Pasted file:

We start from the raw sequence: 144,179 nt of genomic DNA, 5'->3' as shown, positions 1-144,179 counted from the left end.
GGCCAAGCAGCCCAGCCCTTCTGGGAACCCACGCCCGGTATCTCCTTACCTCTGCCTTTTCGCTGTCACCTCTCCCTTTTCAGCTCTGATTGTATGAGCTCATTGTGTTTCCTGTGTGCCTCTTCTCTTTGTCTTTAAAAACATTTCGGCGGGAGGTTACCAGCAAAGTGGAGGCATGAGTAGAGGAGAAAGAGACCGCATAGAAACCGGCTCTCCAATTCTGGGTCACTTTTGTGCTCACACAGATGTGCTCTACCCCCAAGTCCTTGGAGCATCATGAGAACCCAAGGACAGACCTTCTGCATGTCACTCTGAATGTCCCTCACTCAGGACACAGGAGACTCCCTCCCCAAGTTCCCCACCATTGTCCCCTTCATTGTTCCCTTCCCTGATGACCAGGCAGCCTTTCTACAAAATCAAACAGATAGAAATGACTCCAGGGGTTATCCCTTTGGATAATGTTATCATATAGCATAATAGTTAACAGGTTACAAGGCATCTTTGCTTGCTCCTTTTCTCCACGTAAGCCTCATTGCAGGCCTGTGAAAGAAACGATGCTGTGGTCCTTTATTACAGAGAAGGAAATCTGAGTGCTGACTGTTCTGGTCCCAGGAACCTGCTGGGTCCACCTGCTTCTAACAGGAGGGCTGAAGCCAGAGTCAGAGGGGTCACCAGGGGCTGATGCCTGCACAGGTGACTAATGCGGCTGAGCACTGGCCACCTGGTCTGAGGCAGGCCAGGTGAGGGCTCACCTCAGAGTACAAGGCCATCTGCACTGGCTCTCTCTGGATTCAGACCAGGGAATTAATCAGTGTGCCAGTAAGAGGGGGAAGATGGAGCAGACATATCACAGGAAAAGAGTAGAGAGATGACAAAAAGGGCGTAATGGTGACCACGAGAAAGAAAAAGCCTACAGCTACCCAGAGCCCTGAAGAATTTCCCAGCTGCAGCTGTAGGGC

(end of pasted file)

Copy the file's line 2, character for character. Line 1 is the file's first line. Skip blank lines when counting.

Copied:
GGCCAAGCAGCCCAGCCCTTCTGGGAACCCACGCCCGGTATCTCCTTACCTCTGCCTTTTCGCTGTCACCTCTCCCTTTTCAGCTCTGATTGTATGAGCTCATTGTGTTTCCTGTGTGCCTCTTCTCTTTGTCTTTAAAAACATTTCGGCGGGAGGTTACCAGCAAAGTGGAGGCATGAGTAGAGGAGAAAGAGACCGCATAGAAACCGGCTCTCCAATTCTGGGTCACTTTTGTGCTCACACAGATGTGCTCTACCCCCAAGTCCTTGGAGCATCATGAGAACCCAAGGACAGACCTTCTGCATGTCACTCTGAATGTCCCTCACTCAGGACACAGGAGACTCCCTCCCCAAGTTCCCCACCATTGTCCCCTTCATTGTTCCCTTCCCTGATGACCAGGCAGCCTTTCTACAAAATCAAACAGATAGAAATGACTCCAGGGGTTATCCCTTTGGATAATGTTATCATATAGCATAATAGTTAACAGGTTACAAGGCATCTTTGCTTGCTCCTTTTCTCCACGTAAGCCTCATTGCAGGCCTGTGAAAGAAACGATGCTGTGGTCCTTTATTACAGAGAAGGAAATCTGAGTGCTGACTGTTCTGGTCCCAGGAACCTGCTGGGTCCACCTGCTTCTAACAGGAGGGCTGAAGCCAGAGTCAGAGGGGTCACCAGGGGCTGATGCCTGCACAGGTGACTAATGCGGCTGAGCACTGGCCACCTGGTCTGAGGCAGGCCAGGTGAGGGCTCACCTCAGAGTACAAGGCCATCTGCACTGGCTCTCTCTGGATTCAGACCAGGGAATTAATCAGTGTGCCAGTAAGAGGGGGAAGATGGAGCAGACATATCACAGGAAAAGAGTAGAGAGATGACAAAAAGGGCGTAATGGTGACCACGAGAAAGAAAAAGCCTACAGCTACCCAGAGCCCTGAAGAATTTCCCAGCTGCAGCTGTAGGGC